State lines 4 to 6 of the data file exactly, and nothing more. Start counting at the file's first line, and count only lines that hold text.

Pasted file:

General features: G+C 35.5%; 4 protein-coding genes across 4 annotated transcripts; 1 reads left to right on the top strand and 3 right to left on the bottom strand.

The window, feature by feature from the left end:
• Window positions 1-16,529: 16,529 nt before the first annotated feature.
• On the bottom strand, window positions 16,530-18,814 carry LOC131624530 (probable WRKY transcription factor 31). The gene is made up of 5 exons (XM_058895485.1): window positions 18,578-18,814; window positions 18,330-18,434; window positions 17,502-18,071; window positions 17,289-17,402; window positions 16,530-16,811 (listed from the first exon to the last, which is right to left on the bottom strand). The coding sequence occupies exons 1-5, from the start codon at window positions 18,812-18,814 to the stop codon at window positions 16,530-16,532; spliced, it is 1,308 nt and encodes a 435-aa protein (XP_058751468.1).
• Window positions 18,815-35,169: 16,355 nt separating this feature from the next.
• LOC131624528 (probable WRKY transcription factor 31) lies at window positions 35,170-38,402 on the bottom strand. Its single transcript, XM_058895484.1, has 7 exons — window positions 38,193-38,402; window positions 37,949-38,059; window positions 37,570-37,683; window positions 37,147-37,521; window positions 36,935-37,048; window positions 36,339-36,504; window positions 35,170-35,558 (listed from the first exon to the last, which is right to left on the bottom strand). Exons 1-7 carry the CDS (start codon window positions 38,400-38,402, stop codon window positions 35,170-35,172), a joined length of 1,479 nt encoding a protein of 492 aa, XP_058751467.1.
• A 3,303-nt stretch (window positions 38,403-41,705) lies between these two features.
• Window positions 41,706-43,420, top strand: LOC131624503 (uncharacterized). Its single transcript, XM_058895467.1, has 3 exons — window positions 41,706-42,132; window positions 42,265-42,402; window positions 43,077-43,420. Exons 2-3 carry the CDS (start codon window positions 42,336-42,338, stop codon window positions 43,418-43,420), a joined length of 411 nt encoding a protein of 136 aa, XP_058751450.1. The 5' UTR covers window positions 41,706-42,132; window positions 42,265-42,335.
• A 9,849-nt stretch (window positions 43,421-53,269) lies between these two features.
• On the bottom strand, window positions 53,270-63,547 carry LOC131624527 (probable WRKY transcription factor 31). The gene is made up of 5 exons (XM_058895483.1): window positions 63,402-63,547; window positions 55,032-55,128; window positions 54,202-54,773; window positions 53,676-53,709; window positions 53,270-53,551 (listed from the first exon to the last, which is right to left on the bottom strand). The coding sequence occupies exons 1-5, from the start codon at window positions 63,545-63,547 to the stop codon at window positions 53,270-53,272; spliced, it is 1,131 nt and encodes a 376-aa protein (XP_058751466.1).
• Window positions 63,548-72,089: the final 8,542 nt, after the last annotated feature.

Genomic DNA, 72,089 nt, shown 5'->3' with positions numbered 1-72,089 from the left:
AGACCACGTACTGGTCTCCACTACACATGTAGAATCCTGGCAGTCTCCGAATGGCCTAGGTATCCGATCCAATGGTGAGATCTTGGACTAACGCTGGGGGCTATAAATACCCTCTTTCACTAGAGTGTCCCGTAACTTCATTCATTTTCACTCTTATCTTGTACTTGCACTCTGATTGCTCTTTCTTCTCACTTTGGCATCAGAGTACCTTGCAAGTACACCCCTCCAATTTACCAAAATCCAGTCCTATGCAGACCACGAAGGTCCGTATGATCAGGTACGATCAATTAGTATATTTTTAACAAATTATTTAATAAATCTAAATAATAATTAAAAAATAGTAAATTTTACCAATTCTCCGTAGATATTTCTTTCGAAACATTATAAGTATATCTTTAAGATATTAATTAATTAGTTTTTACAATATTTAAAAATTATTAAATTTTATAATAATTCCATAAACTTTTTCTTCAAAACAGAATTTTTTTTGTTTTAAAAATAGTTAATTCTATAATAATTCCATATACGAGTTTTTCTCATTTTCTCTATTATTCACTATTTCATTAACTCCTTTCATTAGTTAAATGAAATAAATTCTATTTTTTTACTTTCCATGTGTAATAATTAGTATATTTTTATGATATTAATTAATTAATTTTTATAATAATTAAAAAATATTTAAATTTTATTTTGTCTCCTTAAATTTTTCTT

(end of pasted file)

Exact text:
• On the bottom strand, window positions 16,530-18,814 carry LOC131624530 (probable WRKY transcription factor 31). The gene is made up of 5 exons (XM_058895485.1): window positions 18,578-18,814; window positions 18,330-18,434; window positions 17,502-18,071; window positions 17,289-17,402; window positions 16,530-16,811 (listed from the first exon to the last, which is right to left on the bottom strand). The coding sequence occupies exons 1-5, from the start codon at window positions 18,812-18,814 to the stop codon at window positions 16,530-16,532; spliced, it is 1,308 nt and encodes a 435-aa protein (XP_058751468.1).
• Window positions 18,815-35,169: 16,355 nt separating this feature from the next.
• LOC131624528 (probable WRKY transcription factor 31) lies at window positions 35,170-38,402 on the bottom strand. Its single transcript, XM_058895484.1, has 7 exons — window positions 38,193-38,402; window positions 37,949-38,059; window positions 37,570-37,683; window positions 37,147-37,521; window positions 36,935-37,048; window positions 36,339-36,504; window positions 35,170-35,558 (listed from the first exon to the last, which is right to left on the bottom strand). Exons 1-7 carry the CDS (start codon window positions 38,400-38,402, stop codon window positions 35,170-35,172), a joined length of 1,479 nt encoding a protein of 492 aa, XP_058751467.1.